Hello! While I'm sure Mr. Gaiman himself won't read this, and from the look of a similar question in the FAQ section, he may not want to.
My friend and I are looking to write a short story and/or screenplay based off of the main plot elements in Sandman IV. We're not sure if if we need to go through any legal loopholes to do so, and thought you may be more helpful than emailing DC first.
Thank you very much,
Michael, it's a great big blog, filled with information. A quick site search shows that I first answered this question in October 2002, over five years ago. There's even an answer in the FAQ section, because it's a question that's frequently asked. (You comment on having read the answer in the FAQ at the beginning.) It's still the same answer, I'm afraid. If you want to do a Sandman thing, you would ask DC Comics or Warner Brothers, and they will almost certainly say no.
A question of nudity...
Almost every review of "Beowulf" has focused on the handling of Beowulf's nudity when he fights Grendel: many finding it unintentionally funny, one or two speculating that it was *intentionally* funny, but still, lots of people fixated on it. (By the way, I do like how Caitlin's novelization spells out that Grendel has no sex organs, so nothing to see there, literally...) It seems worth asking, how much was the treatment of Beowulf's nudity a decision you and Avary made, and how much was it a decision Zemeckis made? I wonder if there was a chat along the lines of "He's naked in the original poem, so how do we deal with that on film, where male nudity means an automatic R?"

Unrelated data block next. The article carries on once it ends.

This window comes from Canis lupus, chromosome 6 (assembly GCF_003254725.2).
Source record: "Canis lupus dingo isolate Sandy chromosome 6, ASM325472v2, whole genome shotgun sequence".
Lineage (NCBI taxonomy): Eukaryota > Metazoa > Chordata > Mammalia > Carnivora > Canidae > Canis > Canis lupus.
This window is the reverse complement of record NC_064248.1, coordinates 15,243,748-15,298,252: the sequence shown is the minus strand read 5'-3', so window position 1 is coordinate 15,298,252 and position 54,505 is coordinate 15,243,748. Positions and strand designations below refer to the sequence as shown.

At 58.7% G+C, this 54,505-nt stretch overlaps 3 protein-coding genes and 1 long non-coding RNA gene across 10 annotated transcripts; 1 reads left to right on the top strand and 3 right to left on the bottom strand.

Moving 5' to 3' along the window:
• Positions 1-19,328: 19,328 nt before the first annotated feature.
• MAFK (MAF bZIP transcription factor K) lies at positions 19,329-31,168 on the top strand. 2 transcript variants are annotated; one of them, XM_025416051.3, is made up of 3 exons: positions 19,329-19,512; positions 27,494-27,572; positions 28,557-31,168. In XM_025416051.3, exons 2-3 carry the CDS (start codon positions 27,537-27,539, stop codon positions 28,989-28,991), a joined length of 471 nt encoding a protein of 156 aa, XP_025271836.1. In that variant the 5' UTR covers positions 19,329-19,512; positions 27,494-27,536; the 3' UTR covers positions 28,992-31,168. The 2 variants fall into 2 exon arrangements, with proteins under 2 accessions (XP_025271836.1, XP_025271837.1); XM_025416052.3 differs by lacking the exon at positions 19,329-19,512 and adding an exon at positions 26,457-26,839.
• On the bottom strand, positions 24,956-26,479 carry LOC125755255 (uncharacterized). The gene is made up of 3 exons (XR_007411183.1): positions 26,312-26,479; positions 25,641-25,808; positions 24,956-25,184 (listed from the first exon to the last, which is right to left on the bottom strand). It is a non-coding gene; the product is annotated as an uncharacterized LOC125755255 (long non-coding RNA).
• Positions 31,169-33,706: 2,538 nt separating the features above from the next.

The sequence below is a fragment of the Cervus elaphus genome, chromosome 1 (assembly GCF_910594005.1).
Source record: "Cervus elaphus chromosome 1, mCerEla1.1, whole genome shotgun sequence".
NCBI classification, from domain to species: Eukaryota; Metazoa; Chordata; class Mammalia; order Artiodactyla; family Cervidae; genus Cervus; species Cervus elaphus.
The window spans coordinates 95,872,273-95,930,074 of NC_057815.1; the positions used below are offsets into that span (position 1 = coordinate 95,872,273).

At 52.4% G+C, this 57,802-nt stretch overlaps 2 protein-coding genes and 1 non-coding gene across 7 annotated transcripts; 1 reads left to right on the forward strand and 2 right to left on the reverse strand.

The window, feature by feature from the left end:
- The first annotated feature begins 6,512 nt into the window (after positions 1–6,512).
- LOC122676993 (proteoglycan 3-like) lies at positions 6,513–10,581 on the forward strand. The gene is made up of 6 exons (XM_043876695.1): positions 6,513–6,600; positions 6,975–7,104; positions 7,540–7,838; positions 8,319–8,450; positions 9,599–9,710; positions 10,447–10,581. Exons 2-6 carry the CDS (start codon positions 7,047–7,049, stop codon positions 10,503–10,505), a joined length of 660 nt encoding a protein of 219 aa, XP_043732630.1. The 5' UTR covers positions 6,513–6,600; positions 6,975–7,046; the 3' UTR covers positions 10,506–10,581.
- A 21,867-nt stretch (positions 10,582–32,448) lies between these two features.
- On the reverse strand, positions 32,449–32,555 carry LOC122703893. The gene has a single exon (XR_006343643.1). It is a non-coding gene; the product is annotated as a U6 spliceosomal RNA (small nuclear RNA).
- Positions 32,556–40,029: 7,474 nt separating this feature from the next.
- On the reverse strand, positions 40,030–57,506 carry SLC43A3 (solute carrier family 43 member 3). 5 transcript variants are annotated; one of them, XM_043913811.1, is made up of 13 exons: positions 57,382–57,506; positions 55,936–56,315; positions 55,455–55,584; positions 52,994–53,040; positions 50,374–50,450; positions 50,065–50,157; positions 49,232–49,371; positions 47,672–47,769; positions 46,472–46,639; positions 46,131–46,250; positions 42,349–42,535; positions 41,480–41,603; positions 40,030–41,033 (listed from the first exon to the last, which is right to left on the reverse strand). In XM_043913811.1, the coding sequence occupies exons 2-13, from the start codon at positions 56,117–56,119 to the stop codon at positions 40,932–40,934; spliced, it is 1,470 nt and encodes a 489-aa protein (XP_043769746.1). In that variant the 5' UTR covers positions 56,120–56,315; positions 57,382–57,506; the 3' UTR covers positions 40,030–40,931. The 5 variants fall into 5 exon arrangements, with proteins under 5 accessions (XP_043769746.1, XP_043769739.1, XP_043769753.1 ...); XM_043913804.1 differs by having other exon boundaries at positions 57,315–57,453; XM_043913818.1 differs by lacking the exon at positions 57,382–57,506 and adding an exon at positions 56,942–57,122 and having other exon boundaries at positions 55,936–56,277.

(As a friend who saw and loved "Beowulf" said, "I was promised nudity! Angelina's naked, but she's covered! Beowulf's naked, but HE'S covered!")
P.S. To change the subject abruptly, thank you for mentioning Project Erin last month.
That sort of thing - how you shoot a naked fight, or indeed a clothed fight - is entirely a director's decision. (In a film like Beowulf, where every pixel is a decision, I think you can pretty much assume that everything is the director's decision).
If you're curious about what Roger and I had originally written in May 1997 (what I think of as the Jabberwocky Version) and then about what the final shooting script looked like (which was the Roger-and-Neil final draft as amended by Robert Zemeckis before he started shooting), with extensive amazingly honest introductory material by Roger on how it started and then how it came back to life, and why in the end Roger sold it to Steve Bing's company for Bob Zemeckis to direct rather than make it himself, then you might want to check out the Script Book -- http://www.harpercollins.com/books/9780061350160/Beowulf/index.aspx
I read your site everyday, and STILL I'm not a famous author, what am I doing wrong?
At a guess, either you aren't writing enough, you aren't finishing things, you aren't getting them published, or, if you're doing all of those, you're worrying about the wrong things. Anyway, famousness is probably about as useful for an author as a large, well-appointed hiking backpack would be for a prima ballerina. Honest.
Right. Back to work.